Most of those who know me, know me as having one of two identities in this industry: Green lady or lamp lady. I don’t prefer one identity over the other. I love both sides of what I do and am just as comfortable with either one. Today, I have decided, I will be the lamp lady.
Manufacturing, selling, marketing, recycling projector lamps means, like most parts of the AV industry, we touch a variety of really fantastic verticals — anywhere that uses projection- education, corporate, hospitality, themed entertainment, museums, houses of worship, corporate, government, just to name a few. I get to mingle with the most interesting people who have super cool jobs. Like my museum buddy (who will read this and tell me it sucks) who gets to play with a life size train, an 8-foot heart, or a water exhibit that you can manipulate to soak friends and passersby. However, as I have been reminded, projector lamps are also a consumable, expendable, accessory- whatever side thought, drop down menu item name you want to give it. It isn’t the meat and potatoes of what is considered AV. (Many just call it a necessary evil.) Given this fact (and before my 8 years on the outskirts of AV, I spent seven years in medical marketing/product management), I think I have a unique inside/outside viewpoint of the industry, an industry that I have come to sincerely enjoy. So I write this with complete and total respect for my AV brothers and sisters.
From my vantage point I will tell you (some of) what I see:
1) Lists– Why are lists so popular? Bragging rights! But in our industry, every publication, blog, website, has its own list of top 10, 25, 50, 100 AV something. (Ha! I am even making a list- but this one doesn’t rank anything- this is an “in no particular order” list, sorry.) Lists are EVERYWHERE. Every month, a new list.
2) Musicians– this is probably a no-brainer for this industry, but so many AV people are also musicians- creative, talented, tinkerer. Some of our colleagues may have even started in music, and worked their way into the industry. But musicians abound in this industry- and it’s so much fun! It’s one of the threads that create the fabric of audiovisual, and is therefore woven into many of the people of the industry. A lovely call back to the roots of AV. It still thrives.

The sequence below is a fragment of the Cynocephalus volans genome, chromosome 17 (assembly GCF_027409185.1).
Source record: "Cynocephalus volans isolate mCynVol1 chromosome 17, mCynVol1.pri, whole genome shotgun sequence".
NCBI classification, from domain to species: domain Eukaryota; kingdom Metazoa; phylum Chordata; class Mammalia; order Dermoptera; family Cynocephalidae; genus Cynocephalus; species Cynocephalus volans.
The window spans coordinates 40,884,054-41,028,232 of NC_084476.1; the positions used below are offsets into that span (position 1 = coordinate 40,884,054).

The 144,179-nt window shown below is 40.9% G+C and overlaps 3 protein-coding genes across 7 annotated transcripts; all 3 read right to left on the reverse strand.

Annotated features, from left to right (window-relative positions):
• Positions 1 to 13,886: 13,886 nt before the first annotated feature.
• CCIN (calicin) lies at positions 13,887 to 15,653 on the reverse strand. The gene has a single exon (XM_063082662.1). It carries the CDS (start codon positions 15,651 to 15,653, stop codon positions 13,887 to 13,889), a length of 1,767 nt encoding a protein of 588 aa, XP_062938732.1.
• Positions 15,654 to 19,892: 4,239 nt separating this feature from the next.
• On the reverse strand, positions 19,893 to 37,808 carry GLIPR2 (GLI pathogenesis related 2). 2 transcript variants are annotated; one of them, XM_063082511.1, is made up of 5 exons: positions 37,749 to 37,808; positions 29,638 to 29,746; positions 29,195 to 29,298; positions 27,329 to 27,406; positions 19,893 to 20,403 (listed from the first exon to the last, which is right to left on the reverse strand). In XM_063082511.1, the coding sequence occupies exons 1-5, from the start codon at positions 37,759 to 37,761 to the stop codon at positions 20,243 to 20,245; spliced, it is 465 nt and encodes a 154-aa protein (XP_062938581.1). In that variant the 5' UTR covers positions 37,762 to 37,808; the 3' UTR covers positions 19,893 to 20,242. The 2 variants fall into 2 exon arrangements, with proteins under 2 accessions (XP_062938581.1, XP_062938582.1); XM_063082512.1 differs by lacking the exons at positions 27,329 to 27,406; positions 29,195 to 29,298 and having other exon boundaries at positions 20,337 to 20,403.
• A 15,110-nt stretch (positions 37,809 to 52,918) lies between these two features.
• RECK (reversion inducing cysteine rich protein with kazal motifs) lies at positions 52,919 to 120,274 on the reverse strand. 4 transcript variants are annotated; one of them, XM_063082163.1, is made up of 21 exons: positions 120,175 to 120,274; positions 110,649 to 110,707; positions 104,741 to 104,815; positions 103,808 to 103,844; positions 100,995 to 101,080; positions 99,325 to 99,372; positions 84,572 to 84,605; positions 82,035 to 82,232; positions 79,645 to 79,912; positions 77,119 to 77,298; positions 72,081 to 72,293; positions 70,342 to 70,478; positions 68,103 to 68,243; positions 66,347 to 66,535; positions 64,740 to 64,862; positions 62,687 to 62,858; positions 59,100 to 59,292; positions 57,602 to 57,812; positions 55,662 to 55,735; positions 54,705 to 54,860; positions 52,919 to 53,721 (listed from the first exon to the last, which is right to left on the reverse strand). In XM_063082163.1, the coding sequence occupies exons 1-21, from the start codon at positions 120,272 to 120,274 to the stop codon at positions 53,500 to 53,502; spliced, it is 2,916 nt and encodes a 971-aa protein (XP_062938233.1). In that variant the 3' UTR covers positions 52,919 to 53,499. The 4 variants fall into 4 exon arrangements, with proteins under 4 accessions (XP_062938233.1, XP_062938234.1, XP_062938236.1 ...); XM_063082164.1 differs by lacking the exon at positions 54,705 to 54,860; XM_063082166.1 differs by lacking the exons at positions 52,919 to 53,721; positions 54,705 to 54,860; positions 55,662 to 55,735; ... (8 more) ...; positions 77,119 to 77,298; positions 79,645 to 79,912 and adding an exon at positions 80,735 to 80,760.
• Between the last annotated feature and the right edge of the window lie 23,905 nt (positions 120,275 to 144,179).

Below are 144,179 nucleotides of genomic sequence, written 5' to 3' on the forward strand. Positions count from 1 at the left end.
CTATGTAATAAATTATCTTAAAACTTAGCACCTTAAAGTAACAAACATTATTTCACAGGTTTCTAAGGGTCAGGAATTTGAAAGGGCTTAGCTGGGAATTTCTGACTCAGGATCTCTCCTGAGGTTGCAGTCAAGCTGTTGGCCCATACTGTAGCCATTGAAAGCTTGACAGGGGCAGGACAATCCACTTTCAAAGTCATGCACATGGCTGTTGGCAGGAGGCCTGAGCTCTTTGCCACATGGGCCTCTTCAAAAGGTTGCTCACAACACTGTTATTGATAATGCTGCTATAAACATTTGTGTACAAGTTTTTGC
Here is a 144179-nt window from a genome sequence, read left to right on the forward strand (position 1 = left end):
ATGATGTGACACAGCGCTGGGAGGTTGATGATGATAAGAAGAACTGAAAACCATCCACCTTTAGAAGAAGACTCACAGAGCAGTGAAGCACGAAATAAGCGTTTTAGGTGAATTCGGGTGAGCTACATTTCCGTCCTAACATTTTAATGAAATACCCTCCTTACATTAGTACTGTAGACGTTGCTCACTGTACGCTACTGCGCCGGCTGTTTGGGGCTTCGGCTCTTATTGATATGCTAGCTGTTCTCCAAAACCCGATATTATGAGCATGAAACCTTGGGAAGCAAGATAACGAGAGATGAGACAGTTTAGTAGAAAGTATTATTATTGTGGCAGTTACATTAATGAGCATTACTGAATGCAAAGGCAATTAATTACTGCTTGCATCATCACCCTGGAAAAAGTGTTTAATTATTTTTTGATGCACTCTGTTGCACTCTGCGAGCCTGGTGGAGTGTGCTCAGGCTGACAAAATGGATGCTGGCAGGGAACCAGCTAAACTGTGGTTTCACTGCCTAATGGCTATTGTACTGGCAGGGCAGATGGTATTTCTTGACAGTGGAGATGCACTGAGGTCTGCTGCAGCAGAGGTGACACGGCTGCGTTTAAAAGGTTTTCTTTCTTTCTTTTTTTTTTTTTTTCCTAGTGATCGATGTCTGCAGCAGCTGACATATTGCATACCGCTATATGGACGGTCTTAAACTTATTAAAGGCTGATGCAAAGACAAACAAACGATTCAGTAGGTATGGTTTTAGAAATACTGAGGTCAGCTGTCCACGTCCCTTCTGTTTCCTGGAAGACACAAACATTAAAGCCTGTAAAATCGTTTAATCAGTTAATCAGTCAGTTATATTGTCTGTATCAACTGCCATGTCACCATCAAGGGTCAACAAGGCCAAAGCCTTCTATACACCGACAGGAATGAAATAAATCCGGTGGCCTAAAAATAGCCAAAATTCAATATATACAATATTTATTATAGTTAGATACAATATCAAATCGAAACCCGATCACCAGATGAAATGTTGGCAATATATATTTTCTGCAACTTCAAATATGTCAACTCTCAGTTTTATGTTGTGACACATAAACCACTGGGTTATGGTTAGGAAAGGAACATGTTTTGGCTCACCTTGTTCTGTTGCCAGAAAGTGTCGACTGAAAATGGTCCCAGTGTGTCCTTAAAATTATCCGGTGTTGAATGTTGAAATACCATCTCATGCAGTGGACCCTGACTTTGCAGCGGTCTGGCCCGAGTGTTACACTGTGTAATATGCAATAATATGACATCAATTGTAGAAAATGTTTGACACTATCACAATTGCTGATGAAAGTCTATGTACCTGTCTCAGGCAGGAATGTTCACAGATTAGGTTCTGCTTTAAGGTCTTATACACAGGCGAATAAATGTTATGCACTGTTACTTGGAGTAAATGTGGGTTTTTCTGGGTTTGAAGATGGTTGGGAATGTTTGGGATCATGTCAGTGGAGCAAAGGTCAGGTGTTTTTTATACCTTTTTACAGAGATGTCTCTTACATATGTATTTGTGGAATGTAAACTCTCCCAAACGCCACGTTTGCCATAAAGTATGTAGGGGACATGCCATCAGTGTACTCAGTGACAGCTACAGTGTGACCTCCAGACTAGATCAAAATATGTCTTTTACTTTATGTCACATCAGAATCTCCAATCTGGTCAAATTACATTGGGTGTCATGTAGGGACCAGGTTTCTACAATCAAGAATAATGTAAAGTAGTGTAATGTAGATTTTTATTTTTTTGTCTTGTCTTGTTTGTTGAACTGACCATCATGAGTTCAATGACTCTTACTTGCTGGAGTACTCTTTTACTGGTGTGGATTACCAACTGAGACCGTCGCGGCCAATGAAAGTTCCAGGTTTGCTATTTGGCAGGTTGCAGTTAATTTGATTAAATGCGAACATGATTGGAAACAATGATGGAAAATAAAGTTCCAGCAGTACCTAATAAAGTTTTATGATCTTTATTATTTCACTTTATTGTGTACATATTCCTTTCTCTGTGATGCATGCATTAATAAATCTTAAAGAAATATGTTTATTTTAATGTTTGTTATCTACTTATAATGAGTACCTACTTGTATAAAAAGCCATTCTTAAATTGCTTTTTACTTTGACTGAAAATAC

3) Incest– harsh word, but didn’t know how else to explain the fact that everyone knows everyone because at one point everyone worked with each other at one AV company or another. Movement from company to company is common, but no one leaves the industry. One may move from AMX to NEC to Christie, but will not consider a move to another industry. No one says, “I came from the pharmaceutical industry,” or “I used to work in real estate.” I don’t know if I will leave either – it’s fun, exciting, dynamic and always challenging. I kind of get it: you specialize in a certain industry, you speak intelligently about all the facets of the industry, you feel comfortable and fine tuned, you are successful. However, in many other industries, sales people consider themselves malleable, able to mold their spiel to any product or service, because they can “sell anything.” But even AV sales people don’t leave. They just don’t. One day you are a competitor, the next you are a co-worker. That’s also why competition is fierce, and yet easily discarded at 5 o’clock when happy hour begins.
4) Egos– My goodness there are a lot of egos in our industry. This may go back to why our industry loves lists and is so competitive. Seems that every John Doe AV knows exactly what s/he is doing better than anyone else. Doesn’t matter what s/he does- consultant, installation tech, manufacturing, sales, project management…doesn’t matter. I will tell you- we do have some exceptionally talented men and women so it’s not like egos are unwarranted. But they are everywhere. Modesty is not a common characteristic of the people in this industry. But neither is accepting anything less than a perfect AV experience. I have mentioned this before, but AV is not for the “good enough” crowd. So it stands to reason that our perfectionist mentality must boast a well-developed ego. Creating perfect must take the highest level of talent, design, comprehension and skill. Why sell yourself short?
5) Jeans and tie-dyed t-shirts– at an industry only, not open to the general public, tradeshow? Maybe this is common elsewhere, and it’s just me. Coming from the medical industry NO ONE wore anything less than an ironed button down shirt and nice pants/ skirt to a tradeshow. Jacket was optional, but more common than not. I was floored when I saw jeans, sneakers, and t-shirts coming at me during my first InfoComm in 2005. Not a bad thing. Actually, I feel it depicts the deep rooted character of the industry really well. It was born of tinkerers and hobbyists, the early adopters and the Mr. Fix It, the musical genius and the never settle for good enough. The handsome guy with the longish gorgeous hair, who sits in front of his stereo, inserts a [name brand] cassette, and finds himself in a perfect wind tunnel of sound, feeling confident that there is little to disturb or rival this bone jarring experience.